Since traveling intermittently for business in the ’80s, I have kept a grab-and-go toiletry bag packed at all times. When I return home, I refill what’s needed (like a fresh mosquito repellent bracelet) or add an item to my shopping list while it’s fresh on my mind. Among other necessities, I always have antibacterial wipes, my mini sewing kit, a magnifying mirror, a personal heating pad to fend off chills or sore muscles, and a small rubber door stop to wedge under my door for added security while in my room. My fully-packed catch-all bag resides in my small rolling carry on, providing a speedy way to skip town!
    *Tip – Hang a few safety pins from the bag’s zipper pull.
  4. Pretty Pill Box
    Ditch the bulky bottles. I photograph each bottle label with one easily identifiable pill, to ensure I have accurate documentation for two purposes; to verify my prescription while traveling, and to assist in case of a medical emergency. I take a full week in a pretty little pill sorter, with a few extras of my most important medications in case of a delay.
    *Tip – If you are prone to motion sickness, be sure to have your doctor prescribe Transderm patches for behind your ear.  Each works for three days – but the protection WILL wear off if you do not replace it by the end of day three. They fit right in the bottom of my pill case.
  5. Bubble Wrap
    I somehow gravitate towards bringing home “breakables.” So I pack a small roll of bubble wrap. I’ve carried home a vintage vase and a set of beautiful stoneware plates from England. I lugged a treasured pitcher from Paris, wrapped in a layer of bubble wrap, and padded with soft clothing. And I recently transported glass jars of goodies from South America. Yet, due to bubble wrap, I have yet to discover a broken artifact in my bags upon my return.
    *Tip – Consider shipping when you can; you’ll already have the bubble wrap!
  6. A Reusable Tote
    My favorite bags easily cover all bases, transforming between shopping bag, beach bag and “technology undercover bag” to deter thieves. I have very different preferences, depending upon mode of travel and destination. For international travel this inexpensive IKEA pocket-pouch converts into a generous sized backpack. For domestic air travel, I prefer a “personal item” that zips closed, like the duffel style bag available in our MeetUatGate online store. When driving, I prefer an open beach tote  stuffed with easy-to-reach road trip snacks.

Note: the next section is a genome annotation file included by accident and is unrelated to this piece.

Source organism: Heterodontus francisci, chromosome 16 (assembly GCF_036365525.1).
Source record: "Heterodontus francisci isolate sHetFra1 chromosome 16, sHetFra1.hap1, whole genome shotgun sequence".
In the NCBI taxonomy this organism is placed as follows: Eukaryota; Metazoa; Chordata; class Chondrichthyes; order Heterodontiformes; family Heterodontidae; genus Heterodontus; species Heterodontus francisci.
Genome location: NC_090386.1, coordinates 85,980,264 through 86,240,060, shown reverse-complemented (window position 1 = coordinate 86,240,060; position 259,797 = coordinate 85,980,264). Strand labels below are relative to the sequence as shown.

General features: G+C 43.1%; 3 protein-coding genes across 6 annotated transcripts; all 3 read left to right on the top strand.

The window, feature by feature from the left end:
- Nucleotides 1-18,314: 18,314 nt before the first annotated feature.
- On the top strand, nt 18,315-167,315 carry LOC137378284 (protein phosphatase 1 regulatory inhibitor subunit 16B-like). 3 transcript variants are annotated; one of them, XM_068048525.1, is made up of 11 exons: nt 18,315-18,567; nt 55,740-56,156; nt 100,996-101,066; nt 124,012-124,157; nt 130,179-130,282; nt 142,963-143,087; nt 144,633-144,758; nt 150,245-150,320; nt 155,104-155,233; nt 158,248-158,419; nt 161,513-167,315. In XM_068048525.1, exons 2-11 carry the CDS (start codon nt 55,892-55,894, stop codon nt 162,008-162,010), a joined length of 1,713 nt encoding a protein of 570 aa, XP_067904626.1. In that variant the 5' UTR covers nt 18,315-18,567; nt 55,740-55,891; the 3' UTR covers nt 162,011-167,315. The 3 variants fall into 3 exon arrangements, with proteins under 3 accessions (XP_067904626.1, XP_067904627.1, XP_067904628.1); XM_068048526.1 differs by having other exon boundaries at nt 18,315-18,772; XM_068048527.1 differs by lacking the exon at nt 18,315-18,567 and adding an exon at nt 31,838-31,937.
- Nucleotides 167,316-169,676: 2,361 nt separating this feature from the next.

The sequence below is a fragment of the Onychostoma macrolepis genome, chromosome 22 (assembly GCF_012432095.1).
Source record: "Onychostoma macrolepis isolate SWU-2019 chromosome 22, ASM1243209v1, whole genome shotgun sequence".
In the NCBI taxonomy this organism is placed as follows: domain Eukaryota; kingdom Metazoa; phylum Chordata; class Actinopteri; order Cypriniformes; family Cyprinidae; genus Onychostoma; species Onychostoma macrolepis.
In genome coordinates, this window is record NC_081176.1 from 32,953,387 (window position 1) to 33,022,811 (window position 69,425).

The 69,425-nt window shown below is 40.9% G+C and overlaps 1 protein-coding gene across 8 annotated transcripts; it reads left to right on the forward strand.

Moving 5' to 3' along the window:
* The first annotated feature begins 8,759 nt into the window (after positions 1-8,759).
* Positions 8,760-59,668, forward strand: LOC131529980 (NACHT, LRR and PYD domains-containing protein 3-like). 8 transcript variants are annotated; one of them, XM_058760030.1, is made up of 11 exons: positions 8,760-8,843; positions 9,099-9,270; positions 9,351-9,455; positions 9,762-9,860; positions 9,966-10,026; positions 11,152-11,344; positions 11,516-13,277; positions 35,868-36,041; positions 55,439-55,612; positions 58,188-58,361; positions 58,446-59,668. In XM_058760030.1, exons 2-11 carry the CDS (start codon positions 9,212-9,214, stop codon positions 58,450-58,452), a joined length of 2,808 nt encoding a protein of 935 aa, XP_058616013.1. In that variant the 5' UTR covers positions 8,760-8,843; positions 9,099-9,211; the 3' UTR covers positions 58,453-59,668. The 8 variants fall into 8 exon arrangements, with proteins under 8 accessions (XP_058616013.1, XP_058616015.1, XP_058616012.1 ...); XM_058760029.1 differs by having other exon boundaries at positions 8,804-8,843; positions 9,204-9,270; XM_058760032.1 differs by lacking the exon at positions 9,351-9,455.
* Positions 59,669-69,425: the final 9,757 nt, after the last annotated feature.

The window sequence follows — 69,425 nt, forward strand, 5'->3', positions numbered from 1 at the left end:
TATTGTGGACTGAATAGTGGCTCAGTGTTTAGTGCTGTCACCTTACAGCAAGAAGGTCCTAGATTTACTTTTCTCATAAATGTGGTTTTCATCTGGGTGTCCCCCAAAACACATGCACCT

*Tip – The  IKEA pocket bags come in two sizes/styles and make great thank you gifts for travel hosts or new friends who you connect with during your travels. Take a few extra!
  7. Empty Ziplock Bags
    Ziplock bags ensure liquids like local sauces, liqueurs and perfumes do not leak onto your belongings. These also protect your fabrics from absorbing the scents of culinary herbs and seasonings you may want to take to or from your own home kitchen. I collect shells from each beach I visit, and the shells stay divided until I can display them. They also keep the tekkie tools listed above in one place. Quart and gallon sized ziplocks have a perpetual home in my rolling carry-on.
    *Tip – Pack a sharpie and clearly label your bubble wrapped and bagged items. I have this bag of beautiful, unlabeled stones…
  8. Wine Protectors 
    I must admit that I own both versions of these padded wine bags, and use them on nearly every trip. I carry wine, liquor or even olive oils to and fro in these great bags. My brief review: The WineSkin Wine Bag is more durable and a bit more attractive, but I like the heavy cotton absorbent padding in the Jetbag. I once carried a bottle of vino that sprung a slight leak  – and the potential mess was absorbed in my Jetbag, shielding  my clothing and new treasures from red wine..
    *Tip – The Jetbag accommodates BOTH a bottle of wine and a small bottle of sauce or olive oil (upside down and adorned in bubble wrap, of course. )
  9. Camera and Journal: With watercolor pencils and a waterbrush
    A few years ago I started creating a journal page depicting each trip.  I often have to finish them when I arrive home, but I have photos that spark vivid memories, allowing me to re-live sights, sounds and experiences. I write random things like names of kind waiters and foreign language snafus, sketch odd things like road signs and objects, and write descriptive entries about what I hear, see, and feel. The proportions of my scribbles are most times off, but my pages make me smile nonetheless. A waterbrush pen is a great tool for quick sketching on the move. The body of the pen is a water receptacle, so it stays moist without a cup of water nearby.
    *Tip – If you are unsure of your sketching skills, a small pad of tracing paper is your friend. Take rubbings of signs, portions of historic markers, foliage or textures and hand write your notes around them. Photograph or scan your “travel art” once home.
  10. Packing Cubes